"Nadie Me Dijo (Nobody Told Me)": Language Policy Negotiation and Implications for Teacher Education

By Varghese, Manka M.; Stritikus, Tom | Journal of Teacher Education, January-February 2005 | Go to article overview

"Nadie Me Dijo (Nobody Told Me)": Language Policy Negotiation and Implications for Teacher Education


Varghese, Manka M., Stritikus, Tom, Journal of Teacher Education


INTRODUCTION: TEACHERS AND LANGUAGE POLICY IN THE UNITED STATES

I am a bilingual teacher because I believe in bilingual education. I believe everybody has the right to speak their own language, and I believe that if America is a free country, then nobody should deny you the right to get an education in your first language. These children are going to be our future leaders in a few years. What kind of children do you want to make? (Angelica, second-grade bilingual teacher, Open Valley Elementary, California) Because I'm here, sometimes I feel guilty, and I know that being bilingual's great, but sometimes I wonder. I'm teaching in Spanish, basically the whole day, and the irony is--yes--I want them to be bilingual-yes--I believe that they should keep their Spanish but, I believe that they should learn English and then I get a little worried, sometimes. (Maria, kindergarten bilingual teacher, Miller Elementary, Pennsylvania)

Language education for immigrant students is not, and never has been, a neutral process internationally and in the United States. The education of linguistically diverse students is situated in larger issues concerning immigration, distribution of wealth and power, and the empowerment of students (Cummins, 1996, 2000; Heller, 1994; Suarez-Orozco, 2001). Recently, the sociopolitical context of language education in the United States has become more charged. On January 8, 2002, Title VII, also known as the Bilingual Education Act, was eliminated as part of a larger school reform measure known as the No Child Left Behind Act (NCLBA) and replaced by the English Language Acquisition Act. The long-standing tension between multiculturalist and multilingualist bilingual policies has swung once again toward policies favoring assimilationists and monolingualist versions of language policies (Tatalovich, 1995; Wiese & Garcia, 1998; Wiley, 2002).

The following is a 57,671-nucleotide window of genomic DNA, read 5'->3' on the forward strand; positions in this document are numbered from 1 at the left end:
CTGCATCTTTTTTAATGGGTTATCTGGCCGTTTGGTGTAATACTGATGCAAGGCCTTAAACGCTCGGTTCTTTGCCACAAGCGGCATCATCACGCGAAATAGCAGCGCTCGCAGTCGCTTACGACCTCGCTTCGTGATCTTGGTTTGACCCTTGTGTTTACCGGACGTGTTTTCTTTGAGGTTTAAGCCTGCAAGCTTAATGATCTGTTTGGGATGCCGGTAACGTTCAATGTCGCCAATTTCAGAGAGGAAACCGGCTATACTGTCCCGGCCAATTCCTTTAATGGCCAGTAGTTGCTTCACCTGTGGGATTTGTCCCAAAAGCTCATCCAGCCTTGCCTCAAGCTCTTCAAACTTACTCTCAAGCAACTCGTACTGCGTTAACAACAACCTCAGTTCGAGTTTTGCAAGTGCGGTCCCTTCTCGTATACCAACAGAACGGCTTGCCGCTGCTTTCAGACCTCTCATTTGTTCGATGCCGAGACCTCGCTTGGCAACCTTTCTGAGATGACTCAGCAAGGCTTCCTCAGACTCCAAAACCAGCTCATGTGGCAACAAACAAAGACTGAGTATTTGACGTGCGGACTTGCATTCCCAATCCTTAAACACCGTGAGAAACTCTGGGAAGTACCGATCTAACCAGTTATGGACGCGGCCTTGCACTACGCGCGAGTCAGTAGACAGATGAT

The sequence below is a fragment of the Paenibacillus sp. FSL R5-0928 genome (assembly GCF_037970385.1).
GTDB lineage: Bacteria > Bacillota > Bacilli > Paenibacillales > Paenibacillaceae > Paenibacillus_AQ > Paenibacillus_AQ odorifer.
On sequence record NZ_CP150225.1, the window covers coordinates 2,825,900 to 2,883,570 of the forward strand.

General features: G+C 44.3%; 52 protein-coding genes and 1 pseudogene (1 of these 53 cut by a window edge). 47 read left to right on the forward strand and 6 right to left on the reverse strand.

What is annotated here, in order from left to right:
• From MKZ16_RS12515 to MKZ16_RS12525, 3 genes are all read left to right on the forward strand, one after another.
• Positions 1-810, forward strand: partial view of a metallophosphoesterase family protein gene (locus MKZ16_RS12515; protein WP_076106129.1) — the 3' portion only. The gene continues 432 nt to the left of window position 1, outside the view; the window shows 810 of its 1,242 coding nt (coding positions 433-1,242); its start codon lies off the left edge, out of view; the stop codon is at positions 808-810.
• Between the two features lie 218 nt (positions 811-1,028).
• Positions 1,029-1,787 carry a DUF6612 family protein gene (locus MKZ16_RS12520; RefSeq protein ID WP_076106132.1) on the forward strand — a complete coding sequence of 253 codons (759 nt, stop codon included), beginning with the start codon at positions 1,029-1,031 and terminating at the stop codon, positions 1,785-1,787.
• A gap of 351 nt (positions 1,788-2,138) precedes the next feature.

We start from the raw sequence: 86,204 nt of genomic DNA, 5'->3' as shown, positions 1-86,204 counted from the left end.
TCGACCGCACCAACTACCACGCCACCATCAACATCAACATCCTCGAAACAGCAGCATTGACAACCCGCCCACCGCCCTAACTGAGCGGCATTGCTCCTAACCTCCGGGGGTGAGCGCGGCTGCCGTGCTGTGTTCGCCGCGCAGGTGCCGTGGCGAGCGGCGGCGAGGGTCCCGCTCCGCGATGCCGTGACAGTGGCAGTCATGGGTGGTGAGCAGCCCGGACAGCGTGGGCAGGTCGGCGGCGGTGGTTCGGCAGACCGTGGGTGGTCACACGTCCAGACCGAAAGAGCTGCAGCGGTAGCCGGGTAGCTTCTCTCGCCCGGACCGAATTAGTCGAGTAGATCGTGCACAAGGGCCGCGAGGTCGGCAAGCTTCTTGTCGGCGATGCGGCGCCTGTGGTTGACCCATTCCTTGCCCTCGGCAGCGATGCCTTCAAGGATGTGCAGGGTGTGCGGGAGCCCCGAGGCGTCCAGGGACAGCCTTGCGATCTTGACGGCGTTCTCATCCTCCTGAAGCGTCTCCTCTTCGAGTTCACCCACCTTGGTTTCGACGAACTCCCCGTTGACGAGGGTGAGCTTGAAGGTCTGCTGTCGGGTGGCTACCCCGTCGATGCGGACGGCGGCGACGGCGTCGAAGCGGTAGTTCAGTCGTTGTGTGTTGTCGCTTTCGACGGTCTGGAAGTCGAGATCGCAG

The purpose of this article is to use findings from two studies of bilingual teachers in Pennsylvania and California to understand what factors influence how teachers respond to language policy in their respective settings and make recommendations for teacher preparation programs in terms of inclusion of issues around language policy. As the two above quotes from teachers in these two studies indicate, these factors include, among others, an interaction of their personal beliefs and the policy environments in which the teachers find themselves.

Language policy has been defined as a course of action relating to issues of language (Corson, 1995) or as Kaplan and Baldauf (1997) have described, "a body of ideas, laws, regulations, rules, and practices intended to achieve the planned language change in the society, group, or system" (p. xi). Although there has been an absence of an official federal language policy in the United States, both diachronically and synchronically (across states), there have been overt and covert policies that have influenced the educational landscape of the country. The history of how language policies have evolved and played out in the United States has been the work of many scholars, including recently Crawford (1999), Macias (1999), and Wiley (2002). These scholars have demonstrated how the attitudes and environment toward linguistic rights have mostly moved in a parallel fashion to other immigration and minority citizen restrictions. In addition, as Wiley wrote, "in the United States, the salience of language rights is largely derived from their association with other constitutional protections dealing with race, religion, and national origin" (p. 40) because these rights are protected by the Civil Rights Act.

Several researchers have looked at how these policies influence students and language minority communities in general (Crawford, 1999; Stritikus & Garcia, 2003; Wiley, 2002). Despite this growing knowledge base, there is also a need to understand how these language policies influence teachers as well as how teachers simultaneously respond to and influence the local enactment of such policies.

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